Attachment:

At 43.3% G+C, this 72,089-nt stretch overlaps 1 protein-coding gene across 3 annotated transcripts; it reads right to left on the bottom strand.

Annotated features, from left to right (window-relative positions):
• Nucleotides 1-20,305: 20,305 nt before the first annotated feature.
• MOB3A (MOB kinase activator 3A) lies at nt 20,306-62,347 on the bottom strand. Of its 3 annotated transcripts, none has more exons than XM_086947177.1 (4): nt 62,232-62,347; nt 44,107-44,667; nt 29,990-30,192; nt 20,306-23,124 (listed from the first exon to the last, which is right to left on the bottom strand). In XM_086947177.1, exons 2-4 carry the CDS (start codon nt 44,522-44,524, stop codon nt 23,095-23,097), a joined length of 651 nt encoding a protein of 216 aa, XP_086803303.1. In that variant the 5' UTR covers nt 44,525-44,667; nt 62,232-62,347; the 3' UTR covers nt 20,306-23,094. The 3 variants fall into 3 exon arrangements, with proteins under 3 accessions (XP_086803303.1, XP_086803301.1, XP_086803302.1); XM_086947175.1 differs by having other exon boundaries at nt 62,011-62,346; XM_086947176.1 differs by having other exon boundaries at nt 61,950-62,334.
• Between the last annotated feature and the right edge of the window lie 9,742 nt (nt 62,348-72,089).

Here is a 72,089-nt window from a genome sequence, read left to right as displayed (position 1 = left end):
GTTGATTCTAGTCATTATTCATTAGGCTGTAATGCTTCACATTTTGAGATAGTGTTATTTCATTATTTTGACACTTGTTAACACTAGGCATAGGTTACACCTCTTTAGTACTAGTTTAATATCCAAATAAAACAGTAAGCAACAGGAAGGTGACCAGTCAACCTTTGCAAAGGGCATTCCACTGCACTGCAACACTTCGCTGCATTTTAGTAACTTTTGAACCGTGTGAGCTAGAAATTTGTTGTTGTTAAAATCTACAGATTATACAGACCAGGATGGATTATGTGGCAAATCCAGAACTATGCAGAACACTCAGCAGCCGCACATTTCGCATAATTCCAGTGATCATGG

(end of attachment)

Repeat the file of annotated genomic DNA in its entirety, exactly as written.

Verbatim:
At 43.3% G+C, this 72,089-nt stretch overlaps 1 protein-coding gene across 3 annotated transcripts; it reads right to left on the bottom strand.

Annotated features, from left to right (window-relative positions):
• Nucleotides 1-20,305: 20,305 nt before the first annotated feature.
• MOB3A (MOB kinase activator 3A) lies at nt 20,306-62,347 on the bottom strand. Of its 3 annotated transcripts, none has more exons than XM_086947177.1 (4): nt 62,232-62,347; nt 44,107-44,667; nt 29,990-30,192; nt 20,306-23,124 (listed from the first exon to the last, which is right to left on the bottom strand). In XM_086947177.1, exons 2-4 carry the CDS (start codon nt 44,522-44,524, stop codon nt 23,095-23,097), a joined length of 651 nt encoding a protein of 216 aa, XP_086803303.1. In that variant the 5' UTR covers nt 44,525-44,667; nt 62,232-62,347; the 3' UTR covers nt 20,306-23,094. The 3 variants fall into 3 exon arrangements, with proteins under 3 accessions (XP_086803303.1, XP_086803301.1, XP_086803302.1); XM_086947175.1 differs by having other exon boundaries at nt 62,011-62,346; XM_086947176.1 differs by having other exon boundaries at nt 61,950-62,334.
• Between the last annotated feature and the right edge of the window lie 9,742 nt (nt 62,348-72,089).

Here is a 72,089-nt window from a genome sequence, read left to right as displayed (position 1 = left end):
GTTGATTCTAGTCATTATTCATTAGGCTGTAATGCTTCACATTTTGAGATAGTGTTATTTCATTATTTTGACACTTGTTAACACTAGGCATAGGTTACACCTCTTTAGTACTAGTTTAATATCCAAATAAAACAGTAAGCAACAGGAAGGTGACCAGTCAACCTTTGCAAAGGGCATTCCACTGCACTGCAACACTTCGCTGCATTTTAGTAACTTTTGAACCGTGTGAGCTAGAAATTTGTTGTTGTTAAAATCTACAGATTATACAGACCAGGATGGATTATGTGGCAAATCCAGAACTATGCAGAACACTCAGCAGCCGCACATTTCGCATAATTCCAGTGATCATGG